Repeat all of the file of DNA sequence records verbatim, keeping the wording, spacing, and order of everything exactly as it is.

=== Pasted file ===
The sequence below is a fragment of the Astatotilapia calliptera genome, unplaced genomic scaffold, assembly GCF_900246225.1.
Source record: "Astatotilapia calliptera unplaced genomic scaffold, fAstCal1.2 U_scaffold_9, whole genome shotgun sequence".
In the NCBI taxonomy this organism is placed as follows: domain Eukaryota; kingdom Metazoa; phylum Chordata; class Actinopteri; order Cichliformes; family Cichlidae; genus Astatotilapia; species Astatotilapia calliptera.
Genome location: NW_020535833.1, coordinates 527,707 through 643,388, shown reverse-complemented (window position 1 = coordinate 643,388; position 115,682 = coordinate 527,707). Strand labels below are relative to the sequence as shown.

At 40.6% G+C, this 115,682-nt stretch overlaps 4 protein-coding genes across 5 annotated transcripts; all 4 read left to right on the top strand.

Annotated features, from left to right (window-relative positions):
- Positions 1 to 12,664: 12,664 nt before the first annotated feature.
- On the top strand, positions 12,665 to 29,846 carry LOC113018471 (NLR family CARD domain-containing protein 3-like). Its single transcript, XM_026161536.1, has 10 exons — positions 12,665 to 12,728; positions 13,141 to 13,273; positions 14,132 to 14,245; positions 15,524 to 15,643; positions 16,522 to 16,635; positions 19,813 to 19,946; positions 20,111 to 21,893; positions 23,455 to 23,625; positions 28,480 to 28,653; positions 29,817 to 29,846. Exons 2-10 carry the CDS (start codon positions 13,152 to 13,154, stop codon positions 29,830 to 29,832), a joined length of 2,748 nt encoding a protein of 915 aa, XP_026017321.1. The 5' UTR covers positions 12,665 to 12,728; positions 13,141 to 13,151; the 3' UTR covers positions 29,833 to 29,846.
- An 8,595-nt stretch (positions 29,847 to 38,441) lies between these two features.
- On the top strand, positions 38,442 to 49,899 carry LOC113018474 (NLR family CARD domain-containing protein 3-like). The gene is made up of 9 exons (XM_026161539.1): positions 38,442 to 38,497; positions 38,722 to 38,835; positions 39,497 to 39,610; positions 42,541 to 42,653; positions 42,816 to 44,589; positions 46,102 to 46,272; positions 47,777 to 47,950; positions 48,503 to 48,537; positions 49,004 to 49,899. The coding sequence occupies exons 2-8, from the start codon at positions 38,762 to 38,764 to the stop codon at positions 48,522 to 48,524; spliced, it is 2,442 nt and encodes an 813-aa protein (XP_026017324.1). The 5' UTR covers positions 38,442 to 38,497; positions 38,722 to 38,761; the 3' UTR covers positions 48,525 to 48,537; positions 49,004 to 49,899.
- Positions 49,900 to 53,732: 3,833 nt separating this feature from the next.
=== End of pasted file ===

The sequence below is a fragment of the Astatotilapia calliptera genome, unplaced genomic scaffold, assembly GCF_900246225.1.
Source record: "Astatotilapia calliptera unplaced genomic scaffold, fAstCal1.2 U_scaffold_9, whole genome shotgun sequence".
In the NCBI taxonomy this organism is placed as follows: domain Eukaryota; kingdom Metazoa; phylum Chordata; class Actinopteri; order Cichliformes; family Cichlidae; genus Astatotilapia; species Astatotilapia calliptera.
Genome location: NW_020535833.1, coordinates 527,707 through 643,388, shown reverse-complemented (window position 1 = coordinate 643,388; position 115,682 = coordinate 527,707). Strand labels below are relative to the sequence as shown.

At 40.6% G+C, this 115,682-nt stretch overlaps 4 protein-coding genes across 5 annotated transcripts; all 4 read left to right on the top strand.

Annotated features, from left to right (window-relative positions):
- Positions 1 to 12,664: 12,664 nt before the first annotated feature.
- On the top strand, positions 12,665 to 29,846 carry LOC113018471 (NLR family CARD domain-containing protein 3-like). Its single transcript, XM_026161536.1, has 10 exons — positions 12,665 to 12,728; positions 13,141 to 13,273; positions 14,132 to 14,245; positions 15,524 to 15,643; positions 16,522 to 16,635; positions 19,813 to 19,946; positions 20,111 to 21,893; positions 23,455 to 23,625; positions 28,480 to 28,653; positions 29,817 to 29,846. Exons 2-10 carry the CDS (start codon positions 13,152 to 13,154, stop codon positions 29,830 to 29,832), a joined length of 2,748 nt encoding a protein of 915 aa, XP_026017321.1. The 5' UTR covers positions 12,665 to 12,728; positions 13,141 to 13,151; the 3' UTR covers positions 29,833 to 29,846.
- An 8,595-nt stretch (positions 29,847 to 38,441) lies between these two features.
- On the top strand, positions 38,442 to 49,899 carry LOC113018474 (NLR family CARD domain-containing protein 3-like). The gene is made up of 9 exons (XM_026161539.1): positions 38,442 to 38,497; positions 38,722 to 38,835; positions 39,497 to 39,610; positions 42,541 to 42,653; positions 42,816 to 44,589; positions 46,102 to 46,272; positions 47,777 to 47,950; positions 48,503 to 48,537; positions 49,004 to 49,899. The coding sequence occupies exons 2-8, from the start codon at positions 38,762 to 38,764 to the stop codon at positions 48,522 to 48,524; spliced, it is 2,442 nt and encodes an 813-aa protein (XP_026017324.1). The 5' UTR covers positions 38,442 to 38,497; positions 38,722 to 38,761; the 3' UTR covers positions 48,525 to 48,537; positions 49,004 to 49,899.
- Positions 49,900 to 53,732: 3,833 nt separating this feature from the next.